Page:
Domino is a game in which players take turns adding tiles to a growing chain. Each tile has one or more numbers on both ends and is arranged to form a suit—for example, a double-six set has 28 different tiles. A player must position a new tile so that it touches either end of a previous domino and matches the number displayed on that end. When a player has all of the tiles matching the displayed number, they have completed a domino chain.
The most common type of domino set is a double-six set, which contains 28 tiles. However, larger sets exist for games involving more than four people or for players interested in creating long domino chains. These are known as “extended” sets and include sets such as the popular double-twelve and double-nine.
Each of these sets has a different number of tiles, which vary in both the number of pips on each side and the total number of sides. There are also variations in the shape of each domino, but all are rectangular and thick enough to stand upright on a flat surface. Dominos are most often made of wood, but other materials such as stone (including marble and granite), soapstone, ebony, and even frosted glass are sometimes used for sets that have more of a novelty look.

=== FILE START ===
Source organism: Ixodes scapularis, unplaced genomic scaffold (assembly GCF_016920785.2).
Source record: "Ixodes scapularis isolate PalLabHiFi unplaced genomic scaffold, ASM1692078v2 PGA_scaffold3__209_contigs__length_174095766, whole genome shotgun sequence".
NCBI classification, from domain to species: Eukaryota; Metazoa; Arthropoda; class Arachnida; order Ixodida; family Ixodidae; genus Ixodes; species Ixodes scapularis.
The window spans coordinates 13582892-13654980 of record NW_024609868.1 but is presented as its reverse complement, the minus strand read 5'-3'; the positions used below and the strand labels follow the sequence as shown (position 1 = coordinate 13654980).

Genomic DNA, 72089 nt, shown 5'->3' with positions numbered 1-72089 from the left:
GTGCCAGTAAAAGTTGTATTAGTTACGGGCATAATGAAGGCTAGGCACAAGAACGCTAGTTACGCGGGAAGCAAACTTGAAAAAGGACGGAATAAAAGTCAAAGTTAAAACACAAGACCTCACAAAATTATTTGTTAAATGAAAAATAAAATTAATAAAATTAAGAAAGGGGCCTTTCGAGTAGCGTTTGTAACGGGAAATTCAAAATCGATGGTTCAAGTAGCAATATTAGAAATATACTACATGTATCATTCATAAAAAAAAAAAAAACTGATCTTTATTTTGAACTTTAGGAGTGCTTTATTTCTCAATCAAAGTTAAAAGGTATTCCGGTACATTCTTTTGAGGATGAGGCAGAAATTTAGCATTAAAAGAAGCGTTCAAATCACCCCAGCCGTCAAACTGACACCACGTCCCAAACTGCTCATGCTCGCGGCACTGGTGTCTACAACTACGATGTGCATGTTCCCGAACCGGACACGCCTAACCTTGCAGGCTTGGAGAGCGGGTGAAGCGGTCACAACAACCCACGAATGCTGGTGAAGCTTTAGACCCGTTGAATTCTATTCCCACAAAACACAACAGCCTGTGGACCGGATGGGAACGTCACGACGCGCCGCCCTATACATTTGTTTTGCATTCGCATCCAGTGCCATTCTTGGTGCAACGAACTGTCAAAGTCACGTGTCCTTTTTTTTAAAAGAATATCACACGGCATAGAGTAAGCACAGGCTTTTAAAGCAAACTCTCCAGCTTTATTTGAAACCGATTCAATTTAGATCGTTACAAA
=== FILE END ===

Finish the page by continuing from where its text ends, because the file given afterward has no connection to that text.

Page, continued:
Hevesh has designed and built some of the largest domino setups in the world, ranging in size from 300,000 to 76,017 individual pieces—more than enough to fill up an Olympic swimming pool. Her impressive designs all come down to simple physics: As the first domino falls, it converts its potential energy into kinetic energy and sends that energy through the chain to each subsequent piece until every one of them is knocked over.
She says that when she creates a domino arrangement, she follows a version of the engineering-design process: “The idea is to think about the theme or purpose of the layout and then brainstorm images or words that might go with it.” From there, she starts building her structure, placing each domino on its appropriate spot on the table, arranging it to her liking, and letting physics do the rest.
Hevesh has a very particular way of making her dominoes, which requires the use of very precise tools—an orbital sander, belt sander, rotary tool, drill press, and a welder—to ensure the accuracy of each piece’s dimensions and angles. Despite the difficulty, she finds the work very rewarding and enjoys showing off her creations to her friends and family. She also teaches workshops to teach others how to build these amazing arrangements. For more information on Hevesh’s work, you can visit her website or follow her on Instagram. You can also watch a video about her creating a mind-blowing domino installation here.